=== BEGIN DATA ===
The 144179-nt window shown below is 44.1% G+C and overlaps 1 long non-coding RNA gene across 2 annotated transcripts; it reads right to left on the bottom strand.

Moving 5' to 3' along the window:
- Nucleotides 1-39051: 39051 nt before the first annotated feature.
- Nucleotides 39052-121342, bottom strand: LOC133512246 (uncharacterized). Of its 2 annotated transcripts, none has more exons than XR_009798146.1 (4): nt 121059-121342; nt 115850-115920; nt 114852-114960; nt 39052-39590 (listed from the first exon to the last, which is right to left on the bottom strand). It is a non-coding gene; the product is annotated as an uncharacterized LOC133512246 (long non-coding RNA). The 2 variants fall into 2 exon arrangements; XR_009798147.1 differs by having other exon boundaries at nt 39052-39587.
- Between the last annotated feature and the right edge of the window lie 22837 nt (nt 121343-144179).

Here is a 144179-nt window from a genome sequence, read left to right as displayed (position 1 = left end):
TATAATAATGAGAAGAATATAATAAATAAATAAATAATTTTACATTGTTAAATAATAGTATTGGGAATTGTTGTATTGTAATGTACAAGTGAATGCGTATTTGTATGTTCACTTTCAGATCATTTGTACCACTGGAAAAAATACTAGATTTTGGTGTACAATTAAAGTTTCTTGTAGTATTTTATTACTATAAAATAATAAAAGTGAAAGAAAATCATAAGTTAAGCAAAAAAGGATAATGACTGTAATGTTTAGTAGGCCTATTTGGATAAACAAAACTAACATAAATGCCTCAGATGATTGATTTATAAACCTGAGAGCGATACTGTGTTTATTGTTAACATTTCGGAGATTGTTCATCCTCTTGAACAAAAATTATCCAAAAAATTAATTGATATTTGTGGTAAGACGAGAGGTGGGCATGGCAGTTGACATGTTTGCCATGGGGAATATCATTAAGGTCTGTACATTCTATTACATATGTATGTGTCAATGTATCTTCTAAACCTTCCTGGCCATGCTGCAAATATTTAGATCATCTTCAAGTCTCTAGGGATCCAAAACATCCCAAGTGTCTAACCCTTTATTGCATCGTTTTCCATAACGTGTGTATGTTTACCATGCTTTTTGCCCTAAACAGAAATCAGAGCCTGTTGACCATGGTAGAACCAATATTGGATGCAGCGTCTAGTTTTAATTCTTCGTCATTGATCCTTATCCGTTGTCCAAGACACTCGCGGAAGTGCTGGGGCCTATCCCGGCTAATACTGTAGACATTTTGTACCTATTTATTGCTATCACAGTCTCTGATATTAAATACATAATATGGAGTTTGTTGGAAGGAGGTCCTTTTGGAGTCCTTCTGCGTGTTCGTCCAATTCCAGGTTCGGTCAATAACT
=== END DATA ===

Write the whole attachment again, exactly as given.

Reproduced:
The 144179-nt window shown below is 44.1% G+C and overlaps 1 long non-coding RNA gene across 2 annotated transcripts; it reads right to left on the bottom strand.

Moving 5' to 3' along the window:
- Nucleotides 1-39051: 39051 nt before the first annotated feature.
- Nucleotides 39052-121342, bottom strand: LOC133512246 (uncharacterized). Of its 2 annotated transcripts, none has more exons than XR_009798146.1 (4): nt 121059-121342; nt 115850-115920; nt 114852-114960; nt 39052-39590 (listed from the first exon to the last, which is right to left on the bottom strand). It is a non-coding gene; the product is annotated as an uncharacterized LOC133512246 (long non-coding RNA). The 2 variants fall into 2 exon arrangements; XR_009798147.1 differs by having other exon boundaries at nt 39052-39587.
- Between the last annotated feature and the right edge of the window lie 22837 nt (nt 121343-144179).

Here is a 144179-nt window from a genome sequence, read left to right as displayed (position 1 = left end):
TATAATAATGAGAAGAATATAATAAATAAATAAATAATTTTACATTGTTAAATAATAGTATTGGGAATTGTTGTATTGTAATGTACAAGTGAATGCGTATTTGTATGTTCACTTTCAGATCATTTGTACCACTGGAAAAAATACTAGATTTTGGTGTACAATTAAAGTTTCTTGTAGTATTTTATTACTATAAAATAATAAAAGTGAAAGAAAATCATAAGTTAAGCAAAAAAGGATAATGACTGTAATGTTTAGTAGGCCTATTTGGATAAACAAAACTAACATAAATGCCTCAGATGATTGATTTATAAACCTGAGAGCGATACTGTGTTTATTGTTAACATTTCGGAGATTGTTCATCCTCTTGAACAAAAATTATCCAAAAAATTAATTGATATTTGTGGTAAGACGAGAGGTGGGCATGGCAGTTGACATGTTTGCCATGGGGAATATCATTAAGGTCTGTACATTCTATTACATATGTATGTGTCAATGTATCTTCTAAACCTTCCTGGCCATGCTGCAAATATTTAGATCATCTTCAAGTCTCTAGGGATCCAAAACATCCCAAGTGTCTAACCCTTTATTGCATCGTTTTCCATAACGTGTGTATGTTTACCATGCTTTTTGCCCTAAACAGAAATCAGAGCCTGTTGACCATGGTAGAACCAATATTGGATGCAGCGTCTAGTTTTAATTCTTCGTCATTGATCCTTATCCGTTGTCCAAGACACTCGCGGAAGTGCTGGGGCCTATCCCGGCTAATACTGTAGACATTTTGTACCTATTTATTGCTATCACAGTCTCTGATATTAAATACATAATATGGAGTTTGTTGGAAGGAGGTCCTTTTGGAGTCCTTCTGCGTGTTCGTCCAATTCCAGGTTCGGTCAATAACT